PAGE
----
Item description for The Basics of Theoretical and Computational Chemistry by Bernd M. Rode, Thomas S. Hofer & Michael D. Kugler...
This textbook does away with the classic, unimaginative approach and comes straight to the point with a bare minimum of mathematics---emphasizing the understanding of concepts rather than presenting endless strings of formulae. It nonetheless covers all important aspects of computational chemistry, such as
vector space theory
and computational methods
Throughout the chapters, mathematics are differentiated by necessity for understanding - fundamental formulae, and all the others. All formulae are explained step by step without omission, but the non-vital ones are marked and can be skipped by those who do not relish complex mathematics.
The reader will find the text a lucid and innovative introduction to theoretical and computational chemistry, with food for thought given at the end of each chapter in the shape of several questions that help develop understanding of the concepts.
What the reader will not find in this book are condescending sentences such as, 'From (formula A) and (formula M) it is obvious that (formula Z).'
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Est. Packaging Dimensions: Length: 0.5" Width: 7" Height: 9.5" Weight: 1.2 lbs.
Release Date Mar 26, 2007
ISBN 3527317732 ISBN13 9783527317738
Availability 0 units.
More About Bernd M. Rode, Thomas S. Hofer & Michael D. Kugler
Bernd Michael Rode is professor of theoretical and inorganic chemistry at the University of Innsbruck, Austria. He has taught theoretical chemistry at numerous universities in Asia, where he has also built up new computational chemistry institutions. He has authored nearly 400 scientific publications and obtained numerous honours and awards, among them three honorary doctoral degrees. His present research is focused on theory of liquids and solutions, but he also maintains an experimental group studying chemical evolution towards the origin of life.
Thomas S. Hofer has graduated from a college of technology and obtained his M.Sc. degree in chemistry at the University of Innsbruck. Since 2005, he has been working as assistant professor in theoretical chemistry at the University of Innsbruck and will obtain his Ph.D. degree in this field in 2006. He has published 16 scientific articles, including two review articles. He has been awarded the Austrian nation-wide prize for outstanding studies.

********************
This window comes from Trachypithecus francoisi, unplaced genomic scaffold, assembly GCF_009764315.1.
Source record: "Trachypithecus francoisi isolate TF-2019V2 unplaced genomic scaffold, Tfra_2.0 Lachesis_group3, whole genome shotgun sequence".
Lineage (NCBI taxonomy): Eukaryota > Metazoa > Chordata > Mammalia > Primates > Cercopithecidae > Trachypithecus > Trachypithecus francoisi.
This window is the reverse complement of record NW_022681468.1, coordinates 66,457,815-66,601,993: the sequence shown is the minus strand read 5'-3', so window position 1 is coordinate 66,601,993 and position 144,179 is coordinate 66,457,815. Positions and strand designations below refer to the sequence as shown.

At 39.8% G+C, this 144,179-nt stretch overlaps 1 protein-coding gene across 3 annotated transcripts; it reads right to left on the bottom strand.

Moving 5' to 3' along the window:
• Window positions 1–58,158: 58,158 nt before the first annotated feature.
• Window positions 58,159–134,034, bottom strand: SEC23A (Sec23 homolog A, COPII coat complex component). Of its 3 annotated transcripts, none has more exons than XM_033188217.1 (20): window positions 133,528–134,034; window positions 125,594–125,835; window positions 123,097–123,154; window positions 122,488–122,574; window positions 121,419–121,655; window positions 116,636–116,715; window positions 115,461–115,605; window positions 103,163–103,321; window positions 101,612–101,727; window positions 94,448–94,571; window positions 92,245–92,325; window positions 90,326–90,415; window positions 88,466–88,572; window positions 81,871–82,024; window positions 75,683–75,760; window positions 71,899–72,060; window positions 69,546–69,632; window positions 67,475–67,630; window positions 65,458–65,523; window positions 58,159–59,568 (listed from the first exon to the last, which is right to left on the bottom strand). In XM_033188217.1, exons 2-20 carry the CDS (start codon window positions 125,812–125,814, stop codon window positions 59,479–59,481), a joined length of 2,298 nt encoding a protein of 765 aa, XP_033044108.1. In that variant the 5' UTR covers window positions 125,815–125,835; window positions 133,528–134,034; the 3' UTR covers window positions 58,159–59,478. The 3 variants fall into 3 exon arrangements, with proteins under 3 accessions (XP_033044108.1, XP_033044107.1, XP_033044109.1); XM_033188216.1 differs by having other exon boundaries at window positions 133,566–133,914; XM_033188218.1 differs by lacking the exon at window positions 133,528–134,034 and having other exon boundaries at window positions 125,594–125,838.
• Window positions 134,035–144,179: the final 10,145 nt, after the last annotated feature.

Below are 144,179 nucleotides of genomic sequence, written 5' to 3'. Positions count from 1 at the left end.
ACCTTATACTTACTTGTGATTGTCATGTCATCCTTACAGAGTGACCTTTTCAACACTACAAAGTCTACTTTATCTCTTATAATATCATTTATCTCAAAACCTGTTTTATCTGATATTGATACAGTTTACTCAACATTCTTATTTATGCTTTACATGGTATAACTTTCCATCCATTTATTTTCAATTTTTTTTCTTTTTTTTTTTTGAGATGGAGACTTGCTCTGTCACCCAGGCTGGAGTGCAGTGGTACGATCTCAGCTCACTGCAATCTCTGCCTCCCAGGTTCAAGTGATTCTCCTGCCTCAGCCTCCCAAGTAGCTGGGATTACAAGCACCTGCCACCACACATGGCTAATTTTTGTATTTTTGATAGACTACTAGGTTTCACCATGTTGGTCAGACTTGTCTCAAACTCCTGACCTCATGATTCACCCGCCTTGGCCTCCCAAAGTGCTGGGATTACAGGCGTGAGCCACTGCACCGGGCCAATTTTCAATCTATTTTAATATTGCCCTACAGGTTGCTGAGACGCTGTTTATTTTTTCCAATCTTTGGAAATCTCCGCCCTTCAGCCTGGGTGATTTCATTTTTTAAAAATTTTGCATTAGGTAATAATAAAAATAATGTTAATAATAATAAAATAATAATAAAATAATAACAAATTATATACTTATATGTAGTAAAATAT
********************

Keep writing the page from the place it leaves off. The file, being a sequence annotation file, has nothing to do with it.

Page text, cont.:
Michael Kugler obtained his secondary education in Tyrol and Upper Austria and is at present a graduate student of physics and chemistry at the University of Innsbruck.
Reviews - What do customers think about The Basics of Theoretical and Computational Chemistry?
Too many fundamental errors to be worth considering. Jun 21, 2007
While the stated goal of a treatment of theoretical and computational chemistry without irrelevant mathematical details is admirable, this book falls far short of its ambitious goals.
The thinness of the book, rather than evidence of concise exposition, leaves much to be desired in its selection of what mathematical details are omitted and what is left in. It is far too simplistic to the point of misleading, Even many of the pictures, while certainly colorful, are often banal and unproductive (Figure 4.1 is a prime example of a complete waste of ink).
The book is unfortunately also rife with glaring mistakes. One particular egregious example is the use of the term 'molecular dynamics' wherever 'molecular mechanics' is meant, resulting in incorrect conflation of these concepts. Poor notation which fails to distinguish between states as kets vs. their position-space representations gets the authors into trouble, especially when writing expressions involving gradients, or worse, using kets in their exposition of molecular mechanics! Another fundamental error is the explicit use of a time operator when discussing energy-time uncertainty, which is wrong since energy-time uncertainty does *not* follow from the usual operator commutator relationships such as the one used to demonstrate position-momentum uncertainty (as explained in A. Peres's book and many others).
In conclusion, save your money and get another book. It is too full of errors, frivolous details and misleading 'derivations' to be worth serious attention.